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Reform and opening-up to boost global economic growth, say experts

Zhong Nan
Updated: Dec 27,2018 8:58 AM     China Daily

China’s reform and opening-up will not only benefit the country and its people, but help contribute new growth momentum and facilitate changes to the global economy in many aspects, said officials and business leaders from home and abroad.

The nation’s new measures to support multilateralism and deep involvement in partner countries will help facilitate both goods and service trade activities, as well as infrastructure development and enable stronger connections, said Han Yong, commercial counselor at the department of outward investment and economic cooperation of the Ministry of Commerce.

China Railway Rolling Stock Corp, the country’s manufacturer of locomotives and rolling stock, plans to deploy more resources on operations including localized manufacturing, procurement, employment, services and management to drive growth in global markets, in particular those involved in the development of the Belt and Road Initiative.

These moves will help the group to better integrate with local economy and coordinate its global resources after the company built a number of manufacturing bases in Australia, South Africa, Malaysia, India, Turkey and other countries over the past five years, said Lou Qiliang, vice-president of Beijing-headquartered CRRC.

The group’s overseas assets jumped from 3 billion yuan ($432 million) in 2013 to 34 billion yuan in 2017. It currently employs 57,000 people across its overseas operations, compared with 509 in 2013.

China, now the second largest economy in the world, has helped power the world economy not only with the BRI, but with foreign aid into countries in need. Many developing countries are benefiting from Chinese loans and grants, both bilateral and multilateral, said Ali Ahmed, CEO of Bangladesh Foreign Trade Institute.

“The rise of China has, therefore, been a boon not only to China herself but also to the rest of the world, especially to the relatively poorer countries.”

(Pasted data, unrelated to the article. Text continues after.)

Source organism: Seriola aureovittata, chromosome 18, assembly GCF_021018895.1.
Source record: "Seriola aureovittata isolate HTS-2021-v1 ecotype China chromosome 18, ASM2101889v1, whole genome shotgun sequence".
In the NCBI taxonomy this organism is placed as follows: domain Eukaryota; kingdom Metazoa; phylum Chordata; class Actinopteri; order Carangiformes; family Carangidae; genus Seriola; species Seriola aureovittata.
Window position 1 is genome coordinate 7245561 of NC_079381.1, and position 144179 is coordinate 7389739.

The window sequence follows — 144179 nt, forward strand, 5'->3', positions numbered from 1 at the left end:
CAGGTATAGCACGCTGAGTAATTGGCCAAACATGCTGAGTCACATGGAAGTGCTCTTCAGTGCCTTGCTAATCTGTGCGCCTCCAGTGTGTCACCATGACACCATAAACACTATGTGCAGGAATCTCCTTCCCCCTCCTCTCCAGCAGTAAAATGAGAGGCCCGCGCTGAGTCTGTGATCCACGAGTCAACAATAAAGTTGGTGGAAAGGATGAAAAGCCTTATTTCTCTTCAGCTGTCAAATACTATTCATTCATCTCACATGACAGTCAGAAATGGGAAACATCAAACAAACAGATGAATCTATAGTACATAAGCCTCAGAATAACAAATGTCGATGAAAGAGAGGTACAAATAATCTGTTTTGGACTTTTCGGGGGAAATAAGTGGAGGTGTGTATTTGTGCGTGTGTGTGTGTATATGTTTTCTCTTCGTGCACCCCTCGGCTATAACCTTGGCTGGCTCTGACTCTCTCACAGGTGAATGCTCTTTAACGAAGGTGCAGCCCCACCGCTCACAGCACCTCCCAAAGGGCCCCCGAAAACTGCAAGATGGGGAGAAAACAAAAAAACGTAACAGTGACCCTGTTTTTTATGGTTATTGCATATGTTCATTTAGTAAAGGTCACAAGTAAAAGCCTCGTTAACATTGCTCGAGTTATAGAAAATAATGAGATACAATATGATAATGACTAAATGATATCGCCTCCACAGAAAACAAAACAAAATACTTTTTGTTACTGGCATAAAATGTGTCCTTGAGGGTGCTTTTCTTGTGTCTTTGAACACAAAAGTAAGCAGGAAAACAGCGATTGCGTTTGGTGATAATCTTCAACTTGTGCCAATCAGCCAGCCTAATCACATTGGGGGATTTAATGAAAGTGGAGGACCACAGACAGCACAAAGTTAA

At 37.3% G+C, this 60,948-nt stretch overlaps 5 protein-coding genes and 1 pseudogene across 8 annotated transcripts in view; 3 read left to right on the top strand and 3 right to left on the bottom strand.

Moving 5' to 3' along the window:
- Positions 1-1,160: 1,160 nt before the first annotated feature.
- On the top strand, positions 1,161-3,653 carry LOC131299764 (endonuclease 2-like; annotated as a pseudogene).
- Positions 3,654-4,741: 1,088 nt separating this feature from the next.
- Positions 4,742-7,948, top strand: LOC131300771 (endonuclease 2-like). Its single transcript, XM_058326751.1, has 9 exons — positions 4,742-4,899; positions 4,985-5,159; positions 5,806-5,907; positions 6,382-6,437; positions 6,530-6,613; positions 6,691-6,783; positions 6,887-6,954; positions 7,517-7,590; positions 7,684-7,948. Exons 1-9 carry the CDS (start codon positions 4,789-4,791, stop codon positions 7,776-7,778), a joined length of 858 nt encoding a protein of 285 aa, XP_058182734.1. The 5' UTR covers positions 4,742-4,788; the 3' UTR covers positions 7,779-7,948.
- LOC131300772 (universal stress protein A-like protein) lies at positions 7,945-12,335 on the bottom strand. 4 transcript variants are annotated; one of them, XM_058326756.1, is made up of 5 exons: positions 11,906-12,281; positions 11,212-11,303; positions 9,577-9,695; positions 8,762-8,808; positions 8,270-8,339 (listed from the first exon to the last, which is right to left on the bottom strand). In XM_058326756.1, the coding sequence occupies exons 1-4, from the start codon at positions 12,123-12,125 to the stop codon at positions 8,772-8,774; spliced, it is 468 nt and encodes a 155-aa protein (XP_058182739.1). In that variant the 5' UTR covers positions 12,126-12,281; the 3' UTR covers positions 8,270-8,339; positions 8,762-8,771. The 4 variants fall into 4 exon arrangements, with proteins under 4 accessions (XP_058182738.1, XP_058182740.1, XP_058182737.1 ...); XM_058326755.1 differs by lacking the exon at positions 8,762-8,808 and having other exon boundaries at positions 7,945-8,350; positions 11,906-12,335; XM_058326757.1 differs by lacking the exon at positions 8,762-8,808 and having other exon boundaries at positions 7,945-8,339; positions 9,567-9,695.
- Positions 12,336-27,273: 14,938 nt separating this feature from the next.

He said the Chinese way of development, with no doubt, deserves admiration.

China’s contribution to global development has been unique, said Ahmed, who served in the Bangladeshi government for decades before joining the BFTI in 2015.

Paradoxically, many of the present-day leaders in the western world, once champions of free trade and globalization, are now working against it, he said.

“They have been advocating free trade and globalization so long as their goods and services could enter duty-free (zones) without much of competition from poorer economies,” the expert said. “But when they started facing competition from their erstwhile importers of finished goods and services … they are raising all kinds of barriers against them.”

Amid allegations that China only exports but does not import, China International Import Expo held in Shanghai this year is “a fitting reply,” Ahmed said. “It … witnessed a clear Chinese invitation to the others to export to their country. It has been a marvelous economic diplomacy on the part of China.”

The benefits China’s reform and opening-up has brought to South Asia, especially to Bangladesh, have been and are to be immense, he said.

A pointer to that is the opening-up of Chinese market for duty-free and quota-free entry of Bangladeshi goods, Ahmed added. Bangladesh, the largest least developed country (LDC) in terms of the size of its population and economy, enjoys such market access under a decision of the World Trade Organization.

“They will be on a reciprocal basis,” Ahmed said. “At the moment, and for some more years to come, the Chinese policy of opening up her market to the LDCs will continue to be of great help to them. Bangladesh, as an LDC, will reap same benefits.”

China and Bangladesh have already opened discussions to arrive at a free-trade agreement, under which Bangladesh would continue to export its duty- and quota-free goods to China, according to information from the Ministry of Commerce.

“China’s proposal to explore third-party market cooperation could bring benefits to both western nations and developing countries in many parts of the world, without causing a clash of interests,” said Chu Shijia, director-general at the ministry’s comprehensive department.